Tag Archives: music

Aside

Monday: It’s wise as a dove and innocent as a serpent, rather than the other way around. Just remember some days are better than others.

Ruth Graham of The Atlantic perfectly explains church music in an article on The Gathering cult

Money earned from worship music (those five words should form a red flag) has been funding a religious cult with an allegedly controlling, authoritarian, and possibly criminal leader by the name of Wayne Jolley.

The Chris Tomlin hit “How Great Is Our God,” co-written with Ed Cash, has helped to underwrite The Gathering International, a cult-like organization, as reports in Christianity Today and The Atlantic have noted.

But shouting against cults doesn’t seem to bring about change. The failings of evangelicalism renew the seedbeds for high-control groups and authoritarianism and cults all the time, as it was in the beginning, is now, and forevermore shall be.

So to draw something good from this all-too-familiar mess, let’s focus on Ruth Graham’s explanation (in The Atlantic) of today’s worship music in “contemporary services” at churches darn near everywhere, and let’s notice the contrast she strikes with old hymns.

“Worship songs are songs to be sung in church. Though they perform a similar role as hymns do in a church service, there are significant differences between hymns and worship songs. Many hymns are theologically complex and somewhat formal in tone, while worship songs rely on repetition, informality, emotion, and simplicity. Hymns tend to be sung from books, while the lyrics to worship songs are projected onto big screens. Many hymns date to the 19th century or before, while worship music as a genre arose in the 1960s and took off in the 1990s. Hymns are usually accompanied by an organ or a piano, while worship songs are played by a full band, including guitars and drums. Hymn-singing is a collective endeavor, while worship bands play so loudly that the congregation is doing something more like singing along at a concert. (Naturally, there are exceptions to all these generalizations.) Classics of the young genre include ‘Lord, I Lift Your Name on High’ and ‘Shout to the Lord.’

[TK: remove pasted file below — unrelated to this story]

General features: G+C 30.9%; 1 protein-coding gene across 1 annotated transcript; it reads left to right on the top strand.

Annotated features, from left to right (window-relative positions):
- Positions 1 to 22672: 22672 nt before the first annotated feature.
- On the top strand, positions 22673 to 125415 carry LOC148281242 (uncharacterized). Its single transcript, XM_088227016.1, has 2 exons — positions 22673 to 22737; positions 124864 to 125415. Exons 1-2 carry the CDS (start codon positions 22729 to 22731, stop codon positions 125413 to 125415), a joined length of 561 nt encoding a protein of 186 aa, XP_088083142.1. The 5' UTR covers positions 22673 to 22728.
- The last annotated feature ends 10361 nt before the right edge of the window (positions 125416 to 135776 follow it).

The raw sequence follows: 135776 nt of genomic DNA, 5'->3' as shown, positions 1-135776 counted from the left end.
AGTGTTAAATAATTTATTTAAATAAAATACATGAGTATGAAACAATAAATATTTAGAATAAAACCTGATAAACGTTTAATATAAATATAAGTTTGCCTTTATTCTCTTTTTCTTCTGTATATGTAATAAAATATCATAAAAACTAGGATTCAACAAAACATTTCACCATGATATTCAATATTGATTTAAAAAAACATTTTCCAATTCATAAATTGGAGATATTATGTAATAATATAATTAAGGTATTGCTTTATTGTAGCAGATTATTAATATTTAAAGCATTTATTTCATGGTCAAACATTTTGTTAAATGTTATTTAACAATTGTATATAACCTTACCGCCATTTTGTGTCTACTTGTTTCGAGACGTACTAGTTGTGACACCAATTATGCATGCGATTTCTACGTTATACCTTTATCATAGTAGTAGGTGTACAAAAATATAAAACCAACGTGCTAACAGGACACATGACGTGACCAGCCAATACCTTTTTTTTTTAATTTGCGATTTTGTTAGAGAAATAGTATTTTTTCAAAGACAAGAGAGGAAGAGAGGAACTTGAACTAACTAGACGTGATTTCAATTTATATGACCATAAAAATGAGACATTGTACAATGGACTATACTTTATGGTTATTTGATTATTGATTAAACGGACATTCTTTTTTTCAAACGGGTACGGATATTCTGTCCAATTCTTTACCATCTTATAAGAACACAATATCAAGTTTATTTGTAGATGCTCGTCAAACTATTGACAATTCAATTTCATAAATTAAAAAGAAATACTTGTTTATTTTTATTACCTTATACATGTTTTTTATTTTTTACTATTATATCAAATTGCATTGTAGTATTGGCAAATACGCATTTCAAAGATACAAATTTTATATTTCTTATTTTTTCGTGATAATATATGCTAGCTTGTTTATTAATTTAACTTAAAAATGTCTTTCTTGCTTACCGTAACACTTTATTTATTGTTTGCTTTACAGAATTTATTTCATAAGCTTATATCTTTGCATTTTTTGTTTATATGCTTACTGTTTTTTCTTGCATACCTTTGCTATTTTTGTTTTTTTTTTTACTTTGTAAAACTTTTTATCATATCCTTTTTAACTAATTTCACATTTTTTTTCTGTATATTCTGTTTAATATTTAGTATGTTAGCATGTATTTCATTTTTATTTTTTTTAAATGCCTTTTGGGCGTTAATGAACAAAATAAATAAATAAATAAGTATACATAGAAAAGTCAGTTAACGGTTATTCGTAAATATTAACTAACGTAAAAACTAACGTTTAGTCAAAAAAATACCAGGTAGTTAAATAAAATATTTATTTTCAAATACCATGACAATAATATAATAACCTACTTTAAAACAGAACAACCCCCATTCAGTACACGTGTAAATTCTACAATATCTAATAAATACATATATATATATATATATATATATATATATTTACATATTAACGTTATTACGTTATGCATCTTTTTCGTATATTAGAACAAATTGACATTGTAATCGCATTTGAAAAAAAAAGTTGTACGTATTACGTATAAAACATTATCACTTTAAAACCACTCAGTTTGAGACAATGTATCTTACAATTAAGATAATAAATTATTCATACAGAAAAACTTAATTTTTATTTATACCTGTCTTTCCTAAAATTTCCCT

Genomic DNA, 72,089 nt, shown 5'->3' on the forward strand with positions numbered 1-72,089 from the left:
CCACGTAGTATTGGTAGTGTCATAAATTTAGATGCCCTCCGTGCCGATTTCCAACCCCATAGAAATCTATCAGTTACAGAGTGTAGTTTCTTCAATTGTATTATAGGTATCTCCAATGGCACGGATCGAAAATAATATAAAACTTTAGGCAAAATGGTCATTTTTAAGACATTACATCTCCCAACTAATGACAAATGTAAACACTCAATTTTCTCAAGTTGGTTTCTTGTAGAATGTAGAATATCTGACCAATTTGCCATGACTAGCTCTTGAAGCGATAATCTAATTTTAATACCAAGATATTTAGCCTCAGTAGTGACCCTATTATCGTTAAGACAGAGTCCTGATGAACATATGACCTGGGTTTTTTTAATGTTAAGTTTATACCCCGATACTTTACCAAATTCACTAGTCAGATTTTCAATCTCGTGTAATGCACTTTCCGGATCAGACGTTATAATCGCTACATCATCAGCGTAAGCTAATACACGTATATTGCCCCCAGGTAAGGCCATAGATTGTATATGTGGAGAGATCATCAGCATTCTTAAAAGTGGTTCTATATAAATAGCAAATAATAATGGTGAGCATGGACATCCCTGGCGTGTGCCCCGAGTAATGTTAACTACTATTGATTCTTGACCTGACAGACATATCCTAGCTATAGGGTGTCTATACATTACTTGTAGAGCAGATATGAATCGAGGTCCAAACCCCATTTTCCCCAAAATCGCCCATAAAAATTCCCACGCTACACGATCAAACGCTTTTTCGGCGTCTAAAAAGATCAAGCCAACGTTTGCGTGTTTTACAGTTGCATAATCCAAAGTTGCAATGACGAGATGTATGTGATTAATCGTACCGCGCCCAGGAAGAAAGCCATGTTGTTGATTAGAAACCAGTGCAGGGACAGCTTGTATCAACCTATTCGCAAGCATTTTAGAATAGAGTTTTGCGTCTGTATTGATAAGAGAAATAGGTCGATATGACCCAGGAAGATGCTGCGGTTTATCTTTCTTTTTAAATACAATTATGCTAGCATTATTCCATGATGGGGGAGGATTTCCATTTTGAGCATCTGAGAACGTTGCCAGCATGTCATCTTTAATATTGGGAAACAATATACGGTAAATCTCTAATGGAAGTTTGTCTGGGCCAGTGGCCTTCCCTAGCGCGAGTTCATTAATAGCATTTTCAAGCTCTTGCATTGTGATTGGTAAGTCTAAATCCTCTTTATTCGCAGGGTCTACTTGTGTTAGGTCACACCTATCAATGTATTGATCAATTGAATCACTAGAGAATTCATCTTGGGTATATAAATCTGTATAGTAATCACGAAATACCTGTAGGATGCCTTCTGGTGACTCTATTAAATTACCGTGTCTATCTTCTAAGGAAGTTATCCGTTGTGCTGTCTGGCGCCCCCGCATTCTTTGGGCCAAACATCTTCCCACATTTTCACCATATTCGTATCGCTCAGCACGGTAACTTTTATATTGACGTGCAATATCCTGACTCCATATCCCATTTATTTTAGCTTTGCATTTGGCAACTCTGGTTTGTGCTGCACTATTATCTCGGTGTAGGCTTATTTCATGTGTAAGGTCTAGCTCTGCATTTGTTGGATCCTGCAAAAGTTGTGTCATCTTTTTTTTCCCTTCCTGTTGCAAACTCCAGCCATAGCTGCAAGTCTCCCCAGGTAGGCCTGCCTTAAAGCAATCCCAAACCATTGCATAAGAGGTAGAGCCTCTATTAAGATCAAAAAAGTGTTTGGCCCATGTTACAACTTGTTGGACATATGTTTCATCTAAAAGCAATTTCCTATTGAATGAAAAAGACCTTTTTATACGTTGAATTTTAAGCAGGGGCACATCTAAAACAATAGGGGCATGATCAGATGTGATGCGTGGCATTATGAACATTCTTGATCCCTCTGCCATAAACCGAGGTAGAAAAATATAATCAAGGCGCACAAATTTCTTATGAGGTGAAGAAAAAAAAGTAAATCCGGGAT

“These days worship songs are not just sung in church, but bundled onto albums for inspirational home listening….”

Instant replay:

“Many hymns are theologically complex and somewhat formal in tone, while worship songs rely on repetition, informality, emotion, and simplicity. Hymns tend to be sung from books, while the lyrics to worship songs are projected onto big screens….worship bands play so loudly that the congregation is doing something more like singing along at a concert.”

Let us pray.

Dear Lord, let our entertainment and our worship become one.

Amen.

Updated Dec. 23 to add a clause to the “instant replay” quotation.

Cornel West as jazz man, as blues man, as ‘a Christian but not a Puritan’

This is a great interview, not only for its content (Dr. West’s responses are energizing), but also for the dynamic way in which it was filmed. Dr. West has several connections to make, touching on jazz, blues, classical music, death, literature, religion, and of course philosophers. Highly recommended!

Using the language I know

I thought at this point I had made my sense of things clear: For several types of reasons, I’m just not sure about the Christian faith anymore.

However, most of my life, I have lived and learned within the context of at least four distinct forms of Protestant Christianity.

I find nothing inconsistent about being doubtful while critiquing Christian leaders based upon the inconsistencies between their public claims and their ministries.

Especially when those Christian leaders made my doubts seem more legit, not less.

I once read an interview with the man behind the band Iron & Wine. He said some folks had asked him why he uses biblical language and allusions in his songwriting when he is not a believer.

The thrust of his answer, as I recall it, was something like this: it’s the language available to me, and it fits the settings and characters of my songwriting.

I certainly see the richness of various Christian traditions. In a world gone gnostic, with so much of our communication taking place in disembodied formats, Christianity still has rich veins of language and symbolism and ritual, however despised by the new iconoclasts of both evangelicalism and atheism.

In a world gone gnostic, the thought of logos made flesh ought to fascinate anyone who appreciates tactile, sensory experience.

Beyond that, I would say to any young writers in my classrooms, use the materials you have — stories from your lives, images, settings, characters, cadences, symbols, archetypes, and songs.

Sometimes, if you’re diligent in setting the context, the truth will show up.

For those who left Mars Hill Church, and for those who stayed, and for Mark Driscoll

The song isn’t part of the brand-new album, but the lyrics say everything about where the human race is right now and especially about the controversial culture within the Mars Hill Church organization as led by Mark Driscoll.

That’s because “ordinary love” is a great goal, and when people strive to become more meaningful than ordinary love, they somehow become worse as humans beings.

Ordinary love needs to be the baseline, the ground, the default, the aspiration. Don’t tell me you have something more until you’ve proven you understand this.

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e.e. cummings for the offeratory

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Wisdom from 1980

Poets priests and politiciansImage
Have words to thank for their positions
Words that scream for your submission
And no-one’s jamming their transmission

-The Police, from “De Do Do Do, De Da Da Da”